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The California Snatch Racket

San Francisco's Lost Landmarks

Playland at the Beach
The Early Years

Playland at the Beach
The Golden Years

I was born and raised in San Francisco, the city being my family's home since 1856. When I meet people who used to live in San Francisco or visited in years gone by, they often give me the tired old line, "I used to love going there but it's no longer the same." That's the point of my book, San Francisco's Lost Landmarks, published by Quill Driver Books / Word Dancer Press. San Francisco has never been "the same" in its entire history and it's not just because of the 1906 earthquake and fire. The city began in a state of metamorphosis and has never stopped. Fifty years from now, the complaints will be the same.

I've captured some of the fun places and events in the city with the goal of entertaining first, then educating. There's no test at the end of San Francisco's Lost Landmarks. With over 150 photos and graphic representations, it's written to be read. San Francisco's Lost Landmarks is available at local bookstores and through Amazon.com as well as from this site (autographed).

A second book, California Snatch Racket: Kidnappings in the Prohibition and Depression Years is now complete and will be published by Craven Street Books, release planned for Spring 2010. Co-authored with noted radio personality, writer and historian W. Lane Rogers, it offers a new looks at the kidnapping trend of the early twentieth century.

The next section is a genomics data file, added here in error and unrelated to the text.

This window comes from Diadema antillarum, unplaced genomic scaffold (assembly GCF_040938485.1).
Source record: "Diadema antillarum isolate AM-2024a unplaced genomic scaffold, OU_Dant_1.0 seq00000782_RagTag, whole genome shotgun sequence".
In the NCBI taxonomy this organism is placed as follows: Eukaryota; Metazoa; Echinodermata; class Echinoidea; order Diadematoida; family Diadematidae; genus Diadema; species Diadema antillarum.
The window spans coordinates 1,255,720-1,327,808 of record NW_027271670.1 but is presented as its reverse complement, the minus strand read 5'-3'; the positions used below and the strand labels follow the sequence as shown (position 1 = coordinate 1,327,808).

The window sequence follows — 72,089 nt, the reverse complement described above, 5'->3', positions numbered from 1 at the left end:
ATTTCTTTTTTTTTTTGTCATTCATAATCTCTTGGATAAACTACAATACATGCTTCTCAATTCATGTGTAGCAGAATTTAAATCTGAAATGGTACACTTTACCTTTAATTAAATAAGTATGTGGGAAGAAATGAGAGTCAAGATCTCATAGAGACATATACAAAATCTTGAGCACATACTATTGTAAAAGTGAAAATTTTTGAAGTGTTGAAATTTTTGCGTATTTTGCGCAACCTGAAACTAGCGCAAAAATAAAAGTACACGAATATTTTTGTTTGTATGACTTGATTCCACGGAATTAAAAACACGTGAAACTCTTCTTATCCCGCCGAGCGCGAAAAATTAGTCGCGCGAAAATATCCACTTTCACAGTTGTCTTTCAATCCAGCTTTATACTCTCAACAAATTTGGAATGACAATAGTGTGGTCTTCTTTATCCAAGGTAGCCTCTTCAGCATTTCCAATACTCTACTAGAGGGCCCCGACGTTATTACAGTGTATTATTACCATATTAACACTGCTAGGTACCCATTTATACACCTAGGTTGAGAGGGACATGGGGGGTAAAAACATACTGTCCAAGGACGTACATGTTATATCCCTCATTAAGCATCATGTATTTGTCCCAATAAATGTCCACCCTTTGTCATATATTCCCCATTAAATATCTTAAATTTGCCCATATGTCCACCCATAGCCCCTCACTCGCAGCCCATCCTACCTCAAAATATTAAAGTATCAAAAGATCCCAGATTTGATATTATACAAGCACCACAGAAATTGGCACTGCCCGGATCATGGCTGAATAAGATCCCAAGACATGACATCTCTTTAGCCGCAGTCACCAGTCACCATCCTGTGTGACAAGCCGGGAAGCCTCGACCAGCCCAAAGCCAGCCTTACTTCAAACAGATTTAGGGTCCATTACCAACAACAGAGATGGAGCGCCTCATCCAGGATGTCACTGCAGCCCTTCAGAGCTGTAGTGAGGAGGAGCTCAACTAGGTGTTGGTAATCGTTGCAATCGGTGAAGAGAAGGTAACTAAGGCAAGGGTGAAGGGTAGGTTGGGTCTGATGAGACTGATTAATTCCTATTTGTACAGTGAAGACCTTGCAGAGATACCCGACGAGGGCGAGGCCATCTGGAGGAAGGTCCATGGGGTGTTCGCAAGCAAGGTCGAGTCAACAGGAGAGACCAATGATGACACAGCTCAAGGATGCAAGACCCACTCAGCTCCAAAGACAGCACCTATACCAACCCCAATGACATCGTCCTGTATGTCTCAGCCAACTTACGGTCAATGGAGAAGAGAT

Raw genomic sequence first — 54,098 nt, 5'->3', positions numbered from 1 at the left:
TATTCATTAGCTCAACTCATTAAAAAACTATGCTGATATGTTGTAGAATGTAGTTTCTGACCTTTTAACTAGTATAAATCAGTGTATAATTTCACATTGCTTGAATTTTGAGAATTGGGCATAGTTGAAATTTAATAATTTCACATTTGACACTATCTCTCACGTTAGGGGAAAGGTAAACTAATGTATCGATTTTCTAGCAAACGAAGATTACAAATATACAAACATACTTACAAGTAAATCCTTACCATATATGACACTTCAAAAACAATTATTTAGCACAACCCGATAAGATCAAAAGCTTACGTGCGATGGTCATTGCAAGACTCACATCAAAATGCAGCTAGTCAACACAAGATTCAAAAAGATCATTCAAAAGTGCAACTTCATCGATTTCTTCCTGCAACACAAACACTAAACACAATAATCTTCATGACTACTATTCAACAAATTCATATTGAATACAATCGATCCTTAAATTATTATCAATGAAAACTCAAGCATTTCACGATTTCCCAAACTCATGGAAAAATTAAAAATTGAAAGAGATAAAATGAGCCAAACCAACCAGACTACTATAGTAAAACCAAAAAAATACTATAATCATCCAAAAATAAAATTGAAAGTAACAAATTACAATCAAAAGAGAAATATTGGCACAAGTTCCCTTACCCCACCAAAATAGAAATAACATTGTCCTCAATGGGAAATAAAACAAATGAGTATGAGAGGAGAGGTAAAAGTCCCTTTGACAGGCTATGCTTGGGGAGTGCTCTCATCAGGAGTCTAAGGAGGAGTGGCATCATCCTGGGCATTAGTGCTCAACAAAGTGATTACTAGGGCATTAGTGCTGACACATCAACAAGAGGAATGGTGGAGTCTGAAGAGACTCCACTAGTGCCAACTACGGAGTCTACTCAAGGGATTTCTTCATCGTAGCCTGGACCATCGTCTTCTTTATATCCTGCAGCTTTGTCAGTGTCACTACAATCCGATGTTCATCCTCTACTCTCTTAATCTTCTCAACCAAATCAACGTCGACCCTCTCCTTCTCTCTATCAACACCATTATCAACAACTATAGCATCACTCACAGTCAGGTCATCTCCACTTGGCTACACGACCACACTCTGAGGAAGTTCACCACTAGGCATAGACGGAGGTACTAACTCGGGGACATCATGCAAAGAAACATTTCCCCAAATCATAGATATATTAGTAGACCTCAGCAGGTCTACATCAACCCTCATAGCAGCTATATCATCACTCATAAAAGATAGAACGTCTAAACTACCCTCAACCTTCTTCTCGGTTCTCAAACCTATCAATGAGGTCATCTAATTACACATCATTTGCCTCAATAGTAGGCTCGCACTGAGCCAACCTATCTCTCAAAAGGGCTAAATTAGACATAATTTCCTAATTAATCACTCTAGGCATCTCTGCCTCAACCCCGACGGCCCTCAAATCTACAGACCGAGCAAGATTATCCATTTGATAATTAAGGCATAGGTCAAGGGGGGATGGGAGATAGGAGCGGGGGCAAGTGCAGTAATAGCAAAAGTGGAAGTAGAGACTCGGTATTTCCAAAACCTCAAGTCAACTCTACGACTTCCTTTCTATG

My first book about Playand at the San Francisco's Playland at the Beach: The Early Years was written with many thanks to the support from Playland-Not-at-the-Beach and friends. It's casual reading - nearly 250 photos with captions covering the period from the park's soft opening in the mid-1910s until 1940. See the Big Dipper Roller Coaster being built and then ride it through the "80 foot" drop - 21 pictures of the Big Dipper alone including the builders getting out to push. Nineteen rides covered as well as a slew of attractions, arcades and restaurants including the Hot House and Topsy's Roost.

The latest book about Playand at the Beach, San Francisco's Playland at the Beach: The Golden Years is a comprehensively documented and illustrated history of the park from 1940 until its closing in 1972. It is the definitive and authoritative look at one of America's landmark amusement parks, Playland at the Beach, a glamorous park that is still revered by San Franciscans more than 40 years after it closed. Rare photographs of Playland at the Beach include the Fun House, the famous Looff Merry-Go-Round, the clubs & attractions (remember Chet Helms' Family Dog and the Model Car Raceways?). Not to be missed are photos of the park's great rides like Shoot the Chutes, the Big Dipper and the Diving Bell. Take stroll down memory lane to San Francisco's Ocean Beach from World War II to 1972 when this beloved amusement park closed forever.

California historian James R. Smith is the author of San Francisco's Lost Landmarks and San Francisco's Playland at the Beach: The Early Years, as well as a number of historical articles. He co-authored The California Snatch Racket: Kidnappings during the Prohibition and Depression Eras with friend and noted author W. Lane Rogers.

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